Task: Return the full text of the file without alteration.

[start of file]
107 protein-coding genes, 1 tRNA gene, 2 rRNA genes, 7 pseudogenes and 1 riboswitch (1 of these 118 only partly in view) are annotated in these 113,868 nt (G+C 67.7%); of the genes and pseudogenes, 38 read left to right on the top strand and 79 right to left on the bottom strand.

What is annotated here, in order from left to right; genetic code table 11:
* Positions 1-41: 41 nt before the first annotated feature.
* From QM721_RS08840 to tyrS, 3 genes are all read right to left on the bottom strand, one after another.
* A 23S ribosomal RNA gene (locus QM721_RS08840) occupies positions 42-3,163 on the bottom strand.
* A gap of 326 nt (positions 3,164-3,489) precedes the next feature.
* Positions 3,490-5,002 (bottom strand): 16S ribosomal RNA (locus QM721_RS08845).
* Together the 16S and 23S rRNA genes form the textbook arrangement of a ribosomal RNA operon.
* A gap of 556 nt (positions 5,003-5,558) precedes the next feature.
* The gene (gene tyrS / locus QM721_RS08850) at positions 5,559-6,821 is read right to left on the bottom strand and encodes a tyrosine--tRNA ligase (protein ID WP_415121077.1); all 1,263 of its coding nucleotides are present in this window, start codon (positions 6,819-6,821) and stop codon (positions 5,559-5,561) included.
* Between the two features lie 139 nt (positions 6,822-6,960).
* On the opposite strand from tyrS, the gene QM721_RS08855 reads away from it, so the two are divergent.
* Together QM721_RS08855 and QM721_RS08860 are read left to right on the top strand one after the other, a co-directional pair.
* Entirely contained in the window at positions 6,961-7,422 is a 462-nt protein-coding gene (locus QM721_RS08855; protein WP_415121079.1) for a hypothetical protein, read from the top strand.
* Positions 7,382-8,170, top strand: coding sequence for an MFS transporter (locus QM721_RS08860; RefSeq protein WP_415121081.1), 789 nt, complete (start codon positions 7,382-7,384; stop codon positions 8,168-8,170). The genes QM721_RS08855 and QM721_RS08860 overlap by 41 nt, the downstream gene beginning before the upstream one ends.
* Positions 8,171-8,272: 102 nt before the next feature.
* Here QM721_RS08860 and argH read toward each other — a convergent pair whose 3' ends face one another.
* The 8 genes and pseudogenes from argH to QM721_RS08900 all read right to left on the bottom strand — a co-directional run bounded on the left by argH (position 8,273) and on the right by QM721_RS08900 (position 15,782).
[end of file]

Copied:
107 protein-coding genes, 1 tRNA gene, 2 rRNA genes, 7 pseudogenes and 1 riboswitch (1 of these 118 only partly in view) are annotated in these 113,868 nt (G+C 67.7%); of the genes and pseudogenes, 38 read left to right on the top strand and 79 right to left on the bottom strand.

What is annotated here, in order from left to right; genetic code table 11:
* Positions 1-41: 41 nt before the first annotated feature.
* From QM721_RS08840 to tyrS, 3 genes are all read right to left on the bottom strand, one after another.
* A 23S ribosomal RNA gene (locus QM721_RS08840) occupies positions 42-3,163 on the bottom strand.
* A gap of 326 nt (positions 3,164-3,489) precedes the next feature.
* Positions 3,490-5,002 (bottom strand): 16S ribosomal RNA (locus QM721_RS08845).
* Together the 16S and 23S rRNA genes form the textbook arrangement of a ribosomal RNA operon.
* A gap of 556 nt (positions 5,003-5,558) precedes the next feature.
* The gene (gene tyrS / locus QM721_RS08850) at positions 5,559-6,821 is read right to left on the bottom strand and encodes a tyrosine--tRNA ligase (protein ID WP_415121077.1); all 1,263 of its coding nucleotides are present in this window, start codon (positions 6,819-6,821) and stop codon (positions 5,559-5,561) included.
* Between the two features lie 139 nt (positions 6,822-6,960).
* On the opposite strand from tyrS, the gene QM721_RS08855 reads away from it, so the two are divergent.
* Together QM721_RS08855 and QM721_RS08860 are read left to right on the top strand one after the other, a co-directional pair.
* Entirely contained in the window at positions 6,961-7,422 is a 462-nt protein-coding gene (locus QM721_RS08855; protein WP_415121079.1) for a hypothetical protein, read from the top strand.
* Positions 7,382-8,170, top strand: coding sequence for an MFS transporter (locus QM721_RS08860; RefSeq protein WP_415121081.1), 789 nt, complete (start codon positions 7,382-7,384; stop codon positions 8,168-8,170). The genes QM721_RS08855 and QM721_RS08860 overlap by 41 nt, the downstream gene beginning before the upstream one ends.
* Positions 8,171-8,272: 102 nt before the next feature.
* Here QM721_RS08860 and argH read toward each other — a convergent pair whose 3' ends face one another.
* The 8 genes and pseudogenes from argH to QM721_RS08900 all read right to left on the bottom strand — a co-directional run bounded on the left by argH (position 8,273) and on the right by QM721_RS08900 (position 15,782).